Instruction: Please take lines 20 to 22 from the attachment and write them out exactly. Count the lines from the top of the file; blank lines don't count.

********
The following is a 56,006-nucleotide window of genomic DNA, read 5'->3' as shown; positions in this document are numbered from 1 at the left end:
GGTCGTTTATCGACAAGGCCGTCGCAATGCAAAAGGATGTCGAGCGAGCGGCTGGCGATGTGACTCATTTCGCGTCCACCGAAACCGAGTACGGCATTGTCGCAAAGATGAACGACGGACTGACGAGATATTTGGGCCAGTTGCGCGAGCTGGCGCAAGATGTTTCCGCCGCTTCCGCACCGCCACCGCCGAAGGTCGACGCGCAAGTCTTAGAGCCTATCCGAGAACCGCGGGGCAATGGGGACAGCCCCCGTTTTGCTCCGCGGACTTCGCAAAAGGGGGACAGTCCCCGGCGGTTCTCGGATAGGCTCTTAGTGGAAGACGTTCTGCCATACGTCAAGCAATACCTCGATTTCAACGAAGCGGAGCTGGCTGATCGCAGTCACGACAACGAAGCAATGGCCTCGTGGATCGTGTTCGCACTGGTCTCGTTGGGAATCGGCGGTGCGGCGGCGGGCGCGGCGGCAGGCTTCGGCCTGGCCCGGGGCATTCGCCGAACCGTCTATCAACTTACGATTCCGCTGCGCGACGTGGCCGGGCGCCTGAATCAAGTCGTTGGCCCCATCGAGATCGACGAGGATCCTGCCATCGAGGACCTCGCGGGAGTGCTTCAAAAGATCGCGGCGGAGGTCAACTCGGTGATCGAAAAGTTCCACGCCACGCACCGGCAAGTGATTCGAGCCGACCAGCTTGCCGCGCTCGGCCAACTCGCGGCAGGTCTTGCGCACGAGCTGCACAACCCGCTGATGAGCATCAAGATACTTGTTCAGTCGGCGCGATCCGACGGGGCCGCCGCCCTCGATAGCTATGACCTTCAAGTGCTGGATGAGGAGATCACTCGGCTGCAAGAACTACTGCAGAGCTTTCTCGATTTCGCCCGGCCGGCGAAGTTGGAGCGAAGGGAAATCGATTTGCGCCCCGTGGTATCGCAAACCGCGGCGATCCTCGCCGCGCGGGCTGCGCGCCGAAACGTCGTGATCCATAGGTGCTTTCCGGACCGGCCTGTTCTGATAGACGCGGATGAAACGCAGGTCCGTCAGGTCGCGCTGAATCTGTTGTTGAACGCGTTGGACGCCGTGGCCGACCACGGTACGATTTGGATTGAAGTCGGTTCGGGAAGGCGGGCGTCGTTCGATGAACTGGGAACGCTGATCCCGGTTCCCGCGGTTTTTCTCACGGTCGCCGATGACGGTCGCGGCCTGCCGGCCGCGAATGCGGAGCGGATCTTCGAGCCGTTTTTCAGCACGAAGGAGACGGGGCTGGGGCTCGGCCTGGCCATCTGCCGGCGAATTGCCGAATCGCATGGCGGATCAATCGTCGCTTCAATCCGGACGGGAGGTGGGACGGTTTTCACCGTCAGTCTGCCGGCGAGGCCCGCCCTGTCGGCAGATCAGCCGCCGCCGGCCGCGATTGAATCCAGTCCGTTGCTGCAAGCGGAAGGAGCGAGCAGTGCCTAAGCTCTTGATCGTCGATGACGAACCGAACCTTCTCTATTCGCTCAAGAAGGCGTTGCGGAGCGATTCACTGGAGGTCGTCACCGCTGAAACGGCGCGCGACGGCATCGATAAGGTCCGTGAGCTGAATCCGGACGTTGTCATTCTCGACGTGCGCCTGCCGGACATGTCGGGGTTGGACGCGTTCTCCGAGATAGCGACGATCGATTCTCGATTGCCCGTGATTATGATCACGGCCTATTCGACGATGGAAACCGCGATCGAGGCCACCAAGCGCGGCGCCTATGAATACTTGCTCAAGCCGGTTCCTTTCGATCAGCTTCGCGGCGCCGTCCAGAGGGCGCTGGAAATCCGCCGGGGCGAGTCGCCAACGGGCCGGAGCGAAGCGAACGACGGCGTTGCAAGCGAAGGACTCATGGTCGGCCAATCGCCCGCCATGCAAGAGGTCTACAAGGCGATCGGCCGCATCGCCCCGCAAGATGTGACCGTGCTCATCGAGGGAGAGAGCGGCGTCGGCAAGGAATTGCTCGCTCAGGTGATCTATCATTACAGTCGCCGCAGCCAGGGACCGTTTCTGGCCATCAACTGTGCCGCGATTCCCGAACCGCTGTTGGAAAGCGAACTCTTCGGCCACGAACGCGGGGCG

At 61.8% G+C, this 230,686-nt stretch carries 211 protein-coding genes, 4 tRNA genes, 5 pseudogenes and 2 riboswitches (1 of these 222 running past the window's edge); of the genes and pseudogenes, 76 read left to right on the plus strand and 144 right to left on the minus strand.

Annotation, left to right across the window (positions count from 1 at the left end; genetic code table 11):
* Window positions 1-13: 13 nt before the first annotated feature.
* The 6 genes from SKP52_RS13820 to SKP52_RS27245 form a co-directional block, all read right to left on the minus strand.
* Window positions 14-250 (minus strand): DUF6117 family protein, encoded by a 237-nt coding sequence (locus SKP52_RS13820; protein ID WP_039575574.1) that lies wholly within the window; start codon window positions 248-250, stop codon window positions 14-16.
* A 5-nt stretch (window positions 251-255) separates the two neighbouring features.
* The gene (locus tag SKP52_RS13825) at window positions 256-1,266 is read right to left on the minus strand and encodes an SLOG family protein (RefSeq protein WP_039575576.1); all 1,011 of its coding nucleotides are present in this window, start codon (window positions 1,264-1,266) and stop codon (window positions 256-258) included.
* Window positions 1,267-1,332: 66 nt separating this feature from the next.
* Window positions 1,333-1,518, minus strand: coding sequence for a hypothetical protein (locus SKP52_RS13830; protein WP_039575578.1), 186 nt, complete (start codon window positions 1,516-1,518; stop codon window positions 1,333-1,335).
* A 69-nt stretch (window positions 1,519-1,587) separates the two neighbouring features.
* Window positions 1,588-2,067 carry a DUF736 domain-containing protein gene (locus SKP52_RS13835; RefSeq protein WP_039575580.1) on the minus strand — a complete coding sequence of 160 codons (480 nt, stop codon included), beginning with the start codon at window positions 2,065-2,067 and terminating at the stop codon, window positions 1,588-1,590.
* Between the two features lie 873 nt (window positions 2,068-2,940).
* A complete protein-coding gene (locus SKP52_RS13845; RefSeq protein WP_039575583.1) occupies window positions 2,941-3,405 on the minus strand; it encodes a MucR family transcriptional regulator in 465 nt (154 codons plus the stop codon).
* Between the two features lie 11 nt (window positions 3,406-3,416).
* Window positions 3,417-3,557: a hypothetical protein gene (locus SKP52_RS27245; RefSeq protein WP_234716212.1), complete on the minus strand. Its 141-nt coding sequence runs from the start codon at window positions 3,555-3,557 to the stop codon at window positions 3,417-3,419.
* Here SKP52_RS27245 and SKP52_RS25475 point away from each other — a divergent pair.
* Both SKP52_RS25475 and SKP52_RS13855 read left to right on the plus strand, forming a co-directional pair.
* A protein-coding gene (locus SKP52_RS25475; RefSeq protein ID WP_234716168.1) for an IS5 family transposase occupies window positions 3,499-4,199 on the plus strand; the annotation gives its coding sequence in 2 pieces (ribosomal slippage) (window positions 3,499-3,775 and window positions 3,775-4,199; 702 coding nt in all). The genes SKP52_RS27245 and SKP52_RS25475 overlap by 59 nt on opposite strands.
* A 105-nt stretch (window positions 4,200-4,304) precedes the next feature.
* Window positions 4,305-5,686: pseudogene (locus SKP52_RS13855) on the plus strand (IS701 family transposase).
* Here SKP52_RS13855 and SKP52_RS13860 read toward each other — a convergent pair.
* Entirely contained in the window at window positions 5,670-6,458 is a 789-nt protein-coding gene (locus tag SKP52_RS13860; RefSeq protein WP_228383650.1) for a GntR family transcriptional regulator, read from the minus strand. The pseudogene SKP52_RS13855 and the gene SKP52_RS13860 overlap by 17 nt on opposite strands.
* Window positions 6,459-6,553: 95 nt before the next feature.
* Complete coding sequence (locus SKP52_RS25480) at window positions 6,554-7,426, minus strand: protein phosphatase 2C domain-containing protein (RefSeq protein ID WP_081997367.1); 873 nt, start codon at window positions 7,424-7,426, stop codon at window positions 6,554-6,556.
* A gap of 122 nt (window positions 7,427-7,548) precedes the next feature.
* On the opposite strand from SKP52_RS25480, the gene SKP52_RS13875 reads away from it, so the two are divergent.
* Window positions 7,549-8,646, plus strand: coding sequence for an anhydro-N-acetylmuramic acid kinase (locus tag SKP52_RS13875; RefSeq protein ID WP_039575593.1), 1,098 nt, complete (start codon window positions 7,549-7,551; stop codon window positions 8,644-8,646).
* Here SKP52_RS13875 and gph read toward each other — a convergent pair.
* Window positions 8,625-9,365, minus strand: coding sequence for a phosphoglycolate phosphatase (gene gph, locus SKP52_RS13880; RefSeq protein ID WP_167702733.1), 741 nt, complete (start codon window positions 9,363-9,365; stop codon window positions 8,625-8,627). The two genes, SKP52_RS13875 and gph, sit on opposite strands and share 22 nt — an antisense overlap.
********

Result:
* A protein-coding gene (locus SKP52_RS25475; RefSeq protein ID WP_234716168.1) for an IS5 family transposase occupies window positions 3,499-4,199 on the plus strand; the annotation gives its coding sequence in 2 pieces (ribosomal slippage) (window positions 3,499-3,775 and window positions 3,775-4,199; 702 coding nt in all). The genes SKP52_RS27245 and SKP52_RS25475 overlap by 59 nt on opposite strands.
* A 105-nt stretch (window positions 4,200-4,304) precedes the next feature.
* Window positions 4,305-5,686: pseudogene (locus SKP52_RS13855) on the plus strand (IS701 family transposase).